Data from regional health agencies, and collated by Le Monde, found that supplies to about 20 percent of the population, up from 5.9 percent the year previously, failed to consistently meet regional quality standards.
The study highlighted regional differences in tap water quality. Hauts-de-France water was the most likely to be affected, with 65 percent of the population there drinking water contaminated by unacceptable pesticide levels. In Brittany, that level fell to 43 percent; 25.5 percent in the Grand-Est, and 25 percent in the Pays de la Loire.
Occitanie, in southwest France, meanwhile, showed the lowest level of non-compliance with standards, with just 5.1 percent of the region’s population affected by high pesticide levels in their tap water. However, figures show that 71 percent of people in one département in the region, Gers, were supplied with water containing high levels of pesticides.
Regional discrepancies in testing, including what chemicals are tested for, mean that results and standards are not uniform across France. Tap water in Haute-Corse is tested for 24 pesticide molecules; in Hauts-de-Seine, that figure rises to 477.
One reason for regional testing standards are differences in local agricultural requirements.
Part of the increase in the year-on-year number of households supplied with affected water may also be explained by the fact that tests in many regions now seek to trace more molecules, Le Monde noted.
Water quality standards in France are strict – with a limit for pesticide residues set at 0.1 microgramme per litre, so the “high” levels found in tap water supplies may not represent a danger to health.
The question of the level of health risk to humans, therefore, remains unclear. The Agence nationale de sécurité sanitaire de l’alimentation, de l’environnement et du travail (Anses) has not defined a maximum safety level for 23 pesticides or their metabolites. Le Monde cites two metabolites of chloridazone, a herbicide used until 2020 on beet fields, for which only provisional safety levels in tap water have been set.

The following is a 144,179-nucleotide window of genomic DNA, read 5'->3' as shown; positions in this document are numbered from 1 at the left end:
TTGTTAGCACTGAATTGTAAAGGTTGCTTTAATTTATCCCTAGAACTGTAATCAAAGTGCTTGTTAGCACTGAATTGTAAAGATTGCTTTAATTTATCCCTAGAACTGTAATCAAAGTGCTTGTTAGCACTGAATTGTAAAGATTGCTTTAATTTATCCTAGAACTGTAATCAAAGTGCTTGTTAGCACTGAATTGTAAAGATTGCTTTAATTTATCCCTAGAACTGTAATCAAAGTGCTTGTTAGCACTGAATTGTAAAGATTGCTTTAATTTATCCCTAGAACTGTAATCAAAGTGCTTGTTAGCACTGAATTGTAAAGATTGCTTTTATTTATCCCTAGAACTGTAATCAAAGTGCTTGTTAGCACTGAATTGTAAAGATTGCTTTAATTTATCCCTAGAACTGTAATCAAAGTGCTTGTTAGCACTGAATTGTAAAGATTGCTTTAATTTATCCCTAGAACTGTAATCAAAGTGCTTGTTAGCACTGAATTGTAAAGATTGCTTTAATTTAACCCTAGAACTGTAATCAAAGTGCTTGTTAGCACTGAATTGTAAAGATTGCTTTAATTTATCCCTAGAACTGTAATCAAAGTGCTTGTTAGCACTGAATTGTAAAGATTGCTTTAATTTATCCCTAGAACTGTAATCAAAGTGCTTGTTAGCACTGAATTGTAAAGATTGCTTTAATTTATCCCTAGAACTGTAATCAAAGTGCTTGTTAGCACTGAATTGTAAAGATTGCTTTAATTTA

Many of these molecules and their long-term effects remain unknown – and “the long-term health effects of exposure to low doses of pesticides are difficult to assess,” admits the Ministry of Health.
Michel Laforcade, former director general of the ARS Nouvelle-Aquitaine told Le Monde that health authorities have “failed” on this subject.
“One day, we will have to give an account,” he said. “It may not be on the same scale as the contaminated blood affair, but it could become the next public health scandal.”
In December 2020, the Direction générale de la santé (DGS) recommended “restricting uses of water” as soon as the 0.1 micrograms per litre quality threshold is exceeded, in cases of residues for which there is no formal maximum health value.
But this principle is not always applied, according to France 2’s Complètement d’enquête programme.
In December 2021, the DGS asked the Haut conseil de la santé publique (HCSP) “for support on the management of health risks associated with the presence of pesticides and pesticide metabolites in water intended for human consumption.”
The HCSP, in response, said that “an active and urgent policy must be implemented to reduce the contamination of resources by pesticides”.